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Old 01-28-2003, 12:29 PM   #1
Crashed_Again
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.bashrc aliases


I have a question when creating an alias.

Say I want an alias command that sees if I have a certain package installed. In the .bashrc file I would put:

alias rpmfind='rpm -qa | grep'

Okay cool. Now say I want to pipe the output to the more command. This is where I get lost in the syntax. Would it be:

alias rpmfind='rpm -qa | grep' '| more'

Probably not! My question is how do I represent the variable that is being passed to the command.

rpmfind='rpm -qa | grep (HowDoIRepresentVariableHere) | more'

I'm sure this is a simple question. Thanks.
 
Old 01-28-2003, 03:39 PM   #2
leed_25
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well, here's one way. I rewrote your alias a little bit to grep all of the php files in and below the current directory, but you'll get the idea, i hope

Code:
alias localfind=_localfind
function _localfind
{
find . -name "*.php" -print | xargs grep $1 | more
}
did this help?
click here

Last edited by leed_25; 01-28-2003 at 03:57 PM.
 
Old 01-28-2003, 08:11 PM   #3
whansard
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when you want to pass variables to the alias,
use $1 and up for each variable you pass on the line.
such as
alias delete3files = 'rm $1 $2 $3'

then you can
delete3files thisone thatone otherone

or for more commands in one alias

alias c= 'cd .. ; ls --color -s -a'
 
Old 01-29-2003, 03:45 AM   #4
Crashed_Again
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Thanks whansard!
 
Old 01-29-2003, 01:19 PM   #5
leed_25
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Ahem. In the online documentation for Bash at the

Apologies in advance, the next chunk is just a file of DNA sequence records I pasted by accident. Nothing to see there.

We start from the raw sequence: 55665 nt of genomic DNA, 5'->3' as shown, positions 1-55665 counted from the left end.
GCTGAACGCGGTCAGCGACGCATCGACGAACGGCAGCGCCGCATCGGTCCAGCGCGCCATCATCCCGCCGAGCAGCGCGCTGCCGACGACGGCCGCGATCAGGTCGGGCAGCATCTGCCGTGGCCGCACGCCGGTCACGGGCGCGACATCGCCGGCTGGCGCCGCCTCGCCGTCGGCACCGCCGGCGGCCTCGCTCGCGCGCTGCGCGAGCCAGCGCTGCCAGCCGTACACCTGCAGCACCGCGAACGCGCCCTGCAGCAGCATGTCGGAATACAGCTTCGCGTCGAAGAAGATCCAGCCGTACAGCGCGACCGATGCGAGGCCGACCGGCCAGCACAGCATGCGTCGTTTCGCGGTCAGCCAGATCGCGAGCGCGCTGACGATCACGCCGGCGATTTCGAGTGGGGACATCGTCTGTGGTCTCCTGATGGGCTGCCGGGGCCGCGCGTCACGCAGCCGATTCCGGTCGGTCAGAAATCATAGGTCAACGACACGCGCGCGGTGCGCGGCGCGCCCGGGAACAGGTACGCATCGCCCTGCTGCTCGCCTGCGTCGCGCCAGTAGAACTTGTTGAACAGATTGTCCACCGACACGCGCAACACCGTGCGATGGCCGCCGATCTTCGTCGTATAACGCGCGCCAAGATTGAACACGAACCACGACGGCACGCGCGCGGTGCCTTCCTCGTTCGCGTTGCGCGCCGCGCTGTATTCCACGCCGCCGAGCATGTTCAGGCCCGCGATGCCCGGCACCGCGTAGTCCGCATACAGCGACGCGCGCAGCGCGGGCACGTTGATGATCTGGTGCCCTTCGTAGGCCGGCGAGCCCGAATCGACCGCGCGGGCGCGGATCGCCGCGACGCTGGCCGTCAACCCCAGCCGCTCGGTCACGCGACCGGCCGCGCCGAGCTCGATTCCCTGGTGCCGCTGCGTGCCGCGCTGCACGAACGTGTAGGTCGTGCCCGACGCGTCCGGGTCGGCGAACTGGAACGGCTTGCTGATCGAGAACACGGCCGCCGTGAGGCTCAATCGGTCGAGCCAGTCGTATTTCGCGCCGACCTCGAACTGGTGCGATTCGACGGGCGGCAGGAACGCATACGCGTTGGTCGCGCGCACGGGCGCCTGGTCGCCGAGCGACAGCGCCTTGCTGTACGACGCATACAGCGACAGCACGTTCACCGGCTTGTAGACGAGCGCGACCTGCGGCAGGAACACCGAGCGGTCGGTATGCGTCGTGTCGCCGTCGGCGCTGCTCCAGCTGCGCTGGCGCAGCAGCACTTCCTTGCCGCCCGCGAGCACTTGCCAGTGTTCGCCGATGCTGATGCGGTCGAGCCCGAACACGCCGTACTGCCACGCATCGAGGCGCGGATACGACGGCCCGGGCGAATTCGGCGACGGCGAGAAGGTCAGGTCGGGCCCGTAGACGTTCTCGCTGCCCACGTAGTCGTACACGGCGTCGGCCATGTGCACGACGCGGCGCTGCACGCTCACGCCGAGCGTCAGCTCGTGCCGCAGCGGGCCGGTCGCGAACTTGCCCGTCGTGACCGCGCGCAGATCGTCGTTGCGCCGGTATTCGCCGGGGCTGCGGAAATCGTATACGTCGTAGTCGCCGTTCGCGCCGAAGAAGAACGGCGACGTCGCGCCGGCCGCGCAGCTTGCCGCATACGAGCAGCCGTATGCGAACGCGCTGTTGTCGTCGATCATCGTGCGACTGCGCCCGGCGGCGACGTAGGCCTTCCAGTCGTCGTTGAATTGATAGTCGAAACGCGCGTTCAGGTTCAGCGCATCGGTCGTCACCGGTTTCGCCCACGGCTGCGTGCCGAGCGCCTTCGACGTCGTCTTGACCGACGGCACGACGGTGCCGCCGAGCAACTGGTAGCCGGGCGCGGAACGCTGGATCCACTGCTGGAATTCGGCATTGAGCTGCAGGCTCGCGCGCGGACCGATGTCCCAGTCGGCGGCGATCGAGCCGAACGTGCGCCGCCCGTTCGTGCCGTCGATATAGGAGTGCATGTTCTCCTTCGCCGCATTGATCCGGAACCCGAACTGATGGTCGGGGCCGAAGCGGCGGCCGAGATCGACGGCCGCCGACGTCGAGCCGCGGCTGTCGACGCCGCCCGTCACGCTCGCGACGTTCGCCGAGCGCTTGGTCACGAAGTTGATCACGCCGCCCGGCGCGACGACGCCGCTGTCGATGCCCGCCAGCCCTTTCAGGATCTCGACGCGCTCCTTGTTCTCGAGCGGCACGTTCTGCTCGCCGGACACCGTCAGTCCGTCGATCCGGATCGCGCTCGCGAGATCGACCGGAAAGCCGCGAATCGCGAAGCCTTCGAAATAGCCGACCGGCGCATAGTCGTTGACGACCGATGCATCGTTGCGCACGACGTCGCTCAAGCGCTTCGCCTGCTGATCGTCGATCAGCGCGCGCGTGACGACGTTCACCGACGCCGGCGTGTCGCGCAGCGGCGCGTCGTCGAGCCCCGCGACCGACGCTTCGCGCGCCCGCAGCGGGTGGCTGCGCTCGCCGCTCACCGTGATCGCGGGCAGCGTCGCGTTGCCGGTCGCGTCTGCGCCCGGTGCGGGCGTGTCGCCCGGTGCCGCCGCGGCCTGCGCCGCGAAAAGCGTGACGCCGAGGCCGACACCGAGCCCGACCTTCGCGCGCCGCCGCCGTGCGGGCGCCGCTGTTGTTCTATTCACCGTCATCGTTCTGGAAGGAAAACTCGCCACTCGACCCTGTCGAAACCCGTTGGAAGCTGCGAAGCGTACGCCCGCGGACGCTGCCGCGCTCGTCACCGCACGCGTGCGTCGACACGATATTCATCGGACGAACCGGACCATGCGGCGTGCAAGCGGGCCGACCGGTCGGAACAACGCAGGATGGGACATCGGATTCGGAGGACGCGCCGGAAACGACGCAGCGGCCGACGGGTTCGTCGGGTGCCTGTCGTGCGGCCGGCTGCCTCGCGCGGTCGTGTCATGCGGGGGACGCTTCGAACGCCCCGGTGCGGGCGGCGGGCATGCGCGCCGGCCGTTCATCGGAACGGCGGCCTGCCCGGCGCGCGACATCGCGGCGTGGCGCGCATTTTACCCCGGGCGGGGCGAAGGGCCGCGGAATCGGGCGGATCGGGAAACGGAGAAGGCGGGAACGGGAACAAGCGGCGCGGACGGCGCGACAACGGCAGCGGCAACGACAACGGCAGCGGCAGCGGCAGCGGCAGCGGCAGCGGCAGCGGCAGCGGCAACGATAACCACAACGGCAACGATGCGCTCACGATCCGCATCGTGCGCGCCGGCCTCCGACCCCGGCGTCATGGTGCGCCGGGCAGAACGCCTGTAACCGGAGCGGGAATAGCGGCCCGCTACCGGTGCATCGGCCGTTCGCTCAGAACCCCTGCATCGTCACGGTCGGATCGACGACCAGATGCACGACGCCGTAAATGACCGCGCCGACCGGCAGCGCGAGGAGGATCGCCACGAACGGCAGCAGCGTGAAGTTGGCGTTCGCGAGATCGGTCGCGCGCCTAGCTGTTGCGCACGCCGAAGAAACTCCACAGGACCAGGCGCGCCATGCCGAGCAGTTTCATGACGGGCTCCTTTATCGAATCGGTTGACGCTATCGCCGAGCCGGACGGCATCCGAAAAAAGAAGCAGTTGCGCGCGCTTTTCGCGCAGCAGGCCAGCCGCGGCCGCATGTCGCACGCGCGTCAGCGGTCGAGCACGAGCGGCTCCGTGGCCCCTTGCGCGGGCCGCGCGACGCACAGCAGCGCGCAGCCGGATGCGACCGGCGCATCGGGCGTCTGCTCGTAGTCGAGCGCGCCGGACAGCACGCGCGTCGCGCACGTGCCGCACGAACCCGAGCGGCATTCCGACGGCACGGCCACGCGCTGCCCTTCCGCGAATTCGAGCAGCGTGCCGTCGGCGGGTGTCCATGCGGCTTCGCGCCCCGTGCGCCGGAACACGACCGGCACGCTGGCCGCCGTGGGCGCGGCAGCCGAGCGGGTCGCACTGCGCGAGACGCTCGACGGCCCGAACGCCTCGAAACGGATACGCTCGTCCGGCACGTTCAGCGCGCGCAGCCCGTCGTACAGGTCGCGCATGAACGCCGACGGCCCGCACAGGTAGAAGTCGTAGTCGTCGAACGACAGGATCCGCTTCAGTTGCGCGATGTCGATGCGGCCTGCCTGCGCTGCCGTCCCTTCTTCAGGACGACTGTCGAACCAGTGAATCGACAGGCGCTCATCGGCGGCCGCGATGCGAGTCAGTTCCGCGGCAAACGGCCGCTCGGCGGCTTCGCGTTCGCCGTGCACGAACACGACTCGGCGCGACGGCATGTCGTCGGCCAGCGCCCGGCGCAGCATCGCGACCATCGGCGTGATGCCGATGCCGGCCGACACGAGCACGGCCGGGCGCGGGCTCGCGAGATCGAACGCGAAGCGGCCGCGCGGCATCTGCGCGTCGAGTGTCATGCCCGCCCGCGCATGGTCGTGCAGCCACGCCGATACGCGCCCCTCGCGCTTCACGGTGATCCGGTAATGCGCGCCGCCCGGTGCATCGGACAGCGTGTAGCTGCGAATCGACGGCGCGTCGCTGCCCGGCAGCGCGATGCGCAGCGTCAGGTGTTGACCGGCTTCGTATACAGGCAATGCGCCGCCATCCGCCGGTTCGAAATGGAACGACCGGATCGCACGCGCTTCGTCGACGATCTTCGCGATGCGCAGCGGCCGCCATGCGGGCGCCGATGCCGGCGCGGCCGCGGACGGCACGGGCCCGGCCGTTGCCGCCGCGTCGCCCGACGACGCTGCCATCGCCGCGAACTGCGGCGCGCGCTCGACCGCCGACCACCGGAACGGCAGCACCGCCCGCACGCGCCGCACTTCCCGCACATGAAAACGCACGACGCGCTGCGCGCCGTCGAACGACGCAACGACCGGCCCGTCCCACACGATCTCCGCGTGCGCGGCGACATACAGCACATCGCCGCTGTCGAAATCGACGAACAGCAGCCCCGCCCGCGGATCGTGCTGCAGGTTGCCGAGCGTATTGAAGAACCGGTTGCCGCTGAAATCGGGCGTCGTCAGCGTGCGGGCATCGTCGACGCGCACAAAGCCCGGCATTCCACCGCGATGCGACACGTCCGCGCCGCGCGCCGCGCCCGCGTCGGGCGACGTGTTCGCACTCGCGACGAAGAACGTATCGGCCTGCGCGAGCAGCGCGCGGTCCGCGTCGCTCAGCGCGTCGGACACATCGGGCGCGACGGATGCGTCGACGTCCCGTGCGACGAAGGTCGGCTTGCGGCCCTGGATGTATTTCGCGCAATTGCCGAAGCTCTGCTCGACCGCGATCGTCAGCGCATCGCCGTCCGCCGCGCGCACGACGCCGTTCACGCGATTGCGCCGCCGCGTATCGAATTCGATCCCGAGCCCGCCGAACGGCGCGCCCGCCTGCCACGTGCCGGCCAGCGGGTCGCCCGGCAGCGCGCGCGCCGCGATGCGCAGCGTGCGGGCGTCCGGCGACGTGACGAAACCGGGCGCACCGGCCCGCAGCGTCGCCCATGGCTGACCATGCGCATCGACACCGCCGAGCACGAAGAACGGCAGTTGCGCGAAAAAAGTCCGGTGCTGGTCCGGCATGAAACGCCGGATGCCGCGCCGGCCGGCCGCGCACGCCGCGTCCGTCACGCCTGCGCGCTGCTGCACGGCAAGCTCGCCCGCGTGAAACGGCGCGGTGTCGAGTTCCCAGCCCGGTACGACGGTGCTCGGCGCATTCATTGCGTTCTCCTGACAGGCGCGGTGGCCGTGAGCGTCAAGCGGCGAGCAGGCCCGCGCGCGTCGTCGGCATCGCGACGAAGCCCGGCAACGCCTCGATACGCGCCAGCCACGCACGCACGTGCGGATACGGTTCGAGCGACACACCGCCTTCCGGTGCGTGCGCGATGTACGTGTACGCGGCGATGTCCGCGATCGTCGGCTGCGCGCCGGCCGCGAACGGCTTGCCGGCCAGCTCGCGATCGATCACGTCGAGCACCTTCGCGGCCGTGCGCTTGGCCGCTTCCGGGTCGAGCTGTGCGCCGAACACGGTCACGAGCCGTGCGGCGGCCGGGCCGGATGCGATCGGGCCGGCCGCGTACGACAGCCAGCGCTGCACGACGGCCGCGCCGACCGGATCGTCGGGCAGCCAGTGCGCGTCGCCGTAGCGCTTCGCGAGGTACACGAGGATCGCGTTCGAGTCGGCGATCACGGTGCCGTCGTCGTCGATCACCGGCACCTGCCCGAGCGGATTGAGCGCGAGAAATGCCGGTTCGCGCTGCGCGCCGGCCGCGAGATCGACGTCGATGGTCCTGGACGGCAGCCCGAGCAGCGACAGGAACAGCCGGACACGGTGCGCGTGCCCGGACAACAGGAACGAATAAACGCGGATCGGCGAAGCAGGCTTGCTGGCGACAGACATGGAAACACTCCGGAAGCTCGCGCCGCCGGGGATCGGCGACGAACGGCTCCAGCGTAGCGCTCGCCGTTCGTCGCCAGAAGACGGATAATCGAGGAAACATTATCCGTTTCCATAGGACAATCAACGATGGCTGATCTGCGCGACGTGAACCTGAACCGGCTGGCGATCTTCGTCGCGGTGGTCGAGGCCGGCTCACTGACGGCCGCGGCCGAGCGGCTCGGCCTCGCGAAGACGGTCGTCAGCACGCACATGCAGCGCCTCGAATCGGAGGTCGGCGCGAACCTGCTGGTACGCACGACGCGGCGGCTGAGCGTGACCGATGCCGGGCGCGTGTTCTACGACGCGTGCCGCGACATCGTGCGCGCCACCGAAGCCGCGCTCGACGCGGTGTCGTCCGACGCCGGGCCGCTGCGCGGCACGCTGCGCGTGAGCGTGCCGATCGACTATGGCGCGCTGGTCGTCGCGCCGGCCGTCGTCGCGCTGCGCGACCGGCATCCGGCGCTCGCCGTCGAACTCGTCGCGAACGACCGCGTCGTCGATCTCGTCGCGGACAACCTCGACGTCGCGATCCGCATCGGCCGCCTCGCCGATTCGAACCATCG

gnu.org site --the horse's mouth, if you will,
see here

you will find this statement:

Quote:
There is no mechanism for using arguments
in the replacement text, as in csh. If arguments
are needed, a shell function should be used (see
section 3.3 Shell Functions).
did this help? please click
here

Last edited by leed_25; 01-29-2003 at 01:22 PM.
 
Old 01-30-2003, 02:15 AM   #6
whansard
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I think i was mixed up and just thinking about bash
scripts, and got aliases mixed up.
yea, the alias just substitutes the command.
bash carries the variables.
I looked at that 3 times today, and just thought you
were being snooty, but i was just mixed up. It took
me 3 times to realize it.
 
Old 01-30-2003, 05:52 PM   #7
leed_25
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Whansard, I certainly was not trying to be snooty.
I noticed an error in your post so I thought that
it would be a better thing to offer a correction
with a cited reference than it would be to let
that error mislead others.


I have been programming for a quite some time now
and I've made my fair share of mistakes --some of
them were real whoppers, too-- so, believe me, I
know how it happens.
 
Old 01-30-2003, 06:54 PM   #8
Crashed_Again
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Thanks everyone. Hey leed_25 I want to get a good book on linux programming. I'm not a newbie programmer (It was my concentration in college) but I would like a book that is pretty easy to understand. God knows I had some programming books in college that were so confusing I just used them as kindling for the fire. Any suggestions?
 
Old 01-30-2003, 07:42 PM   #9
nxny
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Take a look at RUTE .
You can read it online with a gzip compliant browser ( Mozilla, Netscape 7)

To me at doesnt get any better than this, so I bought it in print from Amazon.
 
  


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